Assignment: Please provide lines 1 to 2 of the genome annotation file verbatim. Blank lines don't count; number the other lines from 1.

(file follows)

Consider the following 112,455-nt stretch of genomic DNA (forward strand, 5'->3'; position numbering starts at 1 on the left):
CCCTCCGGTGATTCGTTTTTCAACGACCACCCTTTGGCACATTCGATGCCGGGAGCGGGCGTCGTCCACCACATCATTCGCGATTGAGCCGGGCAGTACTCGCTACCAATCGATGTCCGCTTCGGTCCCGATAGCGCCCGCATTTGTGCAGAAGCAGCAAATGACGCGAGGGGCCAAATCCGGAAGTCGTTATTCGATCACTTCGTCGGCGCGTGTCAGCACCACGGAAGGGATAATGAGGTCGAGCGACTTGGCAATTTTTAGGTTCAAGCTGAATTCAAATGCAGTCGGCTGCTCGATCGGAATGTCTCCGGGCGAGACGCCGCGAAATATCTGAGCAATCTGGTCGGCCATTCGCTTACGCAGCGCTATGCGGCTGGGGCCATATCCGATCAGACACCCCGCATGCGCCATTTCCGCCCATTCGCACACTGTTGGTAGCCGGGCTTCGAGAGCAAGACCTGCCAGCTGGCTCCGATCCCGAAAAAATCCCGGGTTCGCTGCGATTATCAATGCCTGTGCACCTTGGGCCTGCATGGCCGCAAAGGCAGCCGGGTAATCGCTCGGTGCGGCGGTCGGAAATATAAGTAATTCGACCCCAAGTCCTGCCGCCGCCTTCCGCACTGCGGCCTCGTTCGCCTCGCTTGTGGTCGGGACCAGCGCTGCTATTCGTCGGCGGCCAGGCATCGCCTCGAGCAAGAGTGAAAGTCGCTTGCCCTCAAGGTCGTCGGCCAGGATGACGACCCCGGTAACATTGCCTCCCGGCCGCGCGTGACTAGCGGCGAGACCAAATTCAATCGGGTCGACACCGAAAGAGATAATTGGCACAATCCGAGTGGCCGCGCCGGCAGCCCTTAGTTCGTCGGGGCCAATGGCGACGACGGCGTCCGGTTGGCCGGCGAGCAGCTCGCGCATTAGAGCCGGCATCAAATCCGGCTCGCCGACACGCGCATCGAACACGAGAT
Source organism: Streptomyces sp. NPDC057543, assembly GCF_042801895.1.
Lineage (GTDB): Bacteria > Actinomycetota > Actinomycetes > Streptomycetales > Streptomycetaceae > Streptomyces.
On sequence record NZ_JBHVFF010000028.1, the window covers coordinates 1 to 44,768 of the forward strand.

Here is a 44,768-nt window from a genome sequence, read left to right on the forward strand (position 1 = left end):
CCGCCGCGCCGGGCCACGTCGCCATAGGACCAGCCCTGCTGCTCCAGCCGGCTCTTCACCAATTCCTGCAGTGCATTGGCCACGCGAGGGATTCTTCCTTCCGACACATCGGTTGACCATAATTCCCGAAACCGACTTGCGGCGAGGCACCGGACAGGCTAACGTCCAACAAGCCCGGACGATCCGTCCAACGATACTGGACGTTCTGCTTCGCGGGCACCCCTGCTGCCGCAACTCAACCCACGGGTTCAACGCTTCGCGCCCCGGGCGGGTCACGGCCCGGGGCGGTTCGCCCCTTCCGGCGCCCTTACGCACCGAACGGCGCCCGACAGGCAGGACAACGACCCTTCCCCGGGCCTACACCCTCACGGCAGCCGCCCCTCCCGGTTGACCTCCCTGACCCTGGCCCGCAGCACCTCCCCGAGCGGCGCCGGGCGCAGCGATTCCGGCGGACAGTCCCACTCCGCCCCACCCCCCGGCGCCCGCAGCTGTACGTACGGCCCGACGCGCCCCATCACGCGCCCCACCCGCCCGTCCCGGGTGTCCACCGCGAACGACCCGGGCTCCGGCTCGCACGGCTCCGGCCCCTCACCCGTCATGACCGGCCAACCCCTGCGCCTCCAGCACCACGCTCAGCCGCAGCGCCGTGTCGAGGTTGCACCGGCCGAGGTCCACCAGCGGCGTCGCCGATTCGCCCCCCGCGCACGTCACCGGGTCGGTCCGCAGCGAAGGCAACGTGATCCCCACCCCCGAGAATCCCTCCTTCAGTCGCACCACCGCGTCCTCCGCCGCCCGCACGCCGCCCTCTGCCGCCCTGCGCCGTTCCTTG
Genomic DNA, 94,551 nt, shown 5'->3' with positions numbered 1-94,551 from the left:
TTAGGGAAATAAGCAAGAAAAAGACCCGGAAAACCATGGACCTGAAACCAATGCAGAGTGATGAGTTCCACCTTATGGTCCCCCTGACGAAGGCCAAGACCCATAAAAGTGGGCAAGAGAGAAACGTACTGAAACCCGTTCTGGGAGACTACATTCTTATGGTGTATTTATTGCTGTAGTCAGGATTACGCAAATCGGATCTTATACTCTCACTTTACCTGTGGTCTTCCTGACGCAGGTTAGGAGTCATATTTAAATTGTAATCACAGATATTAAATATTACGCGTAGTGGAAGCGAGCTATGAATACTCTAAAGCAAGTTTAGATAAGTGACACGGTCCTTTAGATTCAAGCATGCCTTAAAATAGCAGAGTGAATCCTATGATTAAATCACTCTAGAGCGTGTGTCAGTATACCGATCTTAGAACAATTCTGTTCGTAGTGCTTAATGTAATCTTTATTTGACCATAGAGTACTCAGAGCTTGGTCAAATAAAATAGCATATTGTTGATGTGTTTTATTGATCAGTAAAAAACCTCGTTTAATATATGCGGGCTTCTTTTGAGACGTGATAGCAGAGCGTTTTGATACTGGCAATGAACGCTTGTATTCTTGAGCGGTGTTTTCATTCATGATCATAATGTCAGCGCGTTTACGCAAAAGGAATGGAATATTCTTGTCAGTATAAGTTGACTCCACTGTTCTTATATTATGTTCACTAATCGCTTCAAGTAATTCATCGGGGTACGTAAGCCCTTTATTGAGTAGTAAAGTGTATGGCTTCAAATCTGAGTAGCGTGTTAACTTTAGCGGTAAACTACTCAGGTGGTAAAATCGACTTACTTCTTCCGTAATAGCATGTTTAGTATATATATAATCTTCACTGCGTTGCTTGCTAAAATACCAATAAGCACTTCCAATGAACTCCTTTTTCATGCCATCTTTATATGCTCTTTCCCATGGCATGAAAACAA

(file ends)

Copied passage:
Consider the following 112,455-nt stretch of genomic DNA (forward strand, 5'->3'; position numbering starts at 1 on the left):
CCCTCCGGTGATTCGTTTTTCAACGACCACCCTTTGGCACATTCGATGCCGGGAGCGGGCGTCGTCCACCACATCATTCGCGATTGAGCCGGGCAGTACTCGCTACCAATCGATGTCCGCTTCGGTCCCGATAGCGCCCGCATTTGTGCAGAAGCAGCAAATGACGCGAGGGGCCAAATCCGGAAGTCGTTATTCGATCACTTCGTCGGCGCGTGTCAGCACCACGGAAGGGATAATGAGGTCGAGCGACTTGGCAATTTTTAGGTTCAAGCTGAATTCAAATGCAGTCGGCTGCTCGATCGGAATGTCTCCGGGCGAGACGCCGCGAAATATCTGAGCAATCTGGTCGGCCATTCGCTTACGCAGCGCTATGCGGCTGGGGCCATATCCGATCAGACACCCCGCATGCGCCATTTCCGCCCATTCGCACACTGTTGGTAGCCGGGCTTCGAGAGCAAGACCTGCCAGCTGGCTCCGATCCCGAAAAAATCCCGGGTTCGCTGCGATTATCAATGCCTGTGCACCTTGGGCCTGCATGGCCGCAAAGGCAGCCGGGTAATCGCTCGGTGCGGCGGTCGGAAATATAAGTAATTCGACCCCAAGTCCTGCCGCCGCCTTCCGCACTGCGGCCTCGTTCGCCTCGCTTGTGGTCGGGACCAGCGCTGCTATTCGTCGGCGGCCAGGCATCGCCTCGAGCAAGAGTGAAAGTCGCTTGCCCTCAAGGTCGTCGGCCAGGATGACGACCCCGGTAACATTGCCTCCCGGCCGCGCGTGACTAGCGGCGAGACCAAATTCAATCGGGTCGACACCGAAAGAGATAATTGGCACAATCCGAGTGGCCGCGCCGGCAGCCCTTAGTTCGTCGGGGCCAATGGCGACGACGGCGTCCGGTTGGCCGGCGAGCAGCTCGCGCATTAGAGCCGGCATCAAATCCGGCTCGCCGACACGCGCATCGAACACGAGAT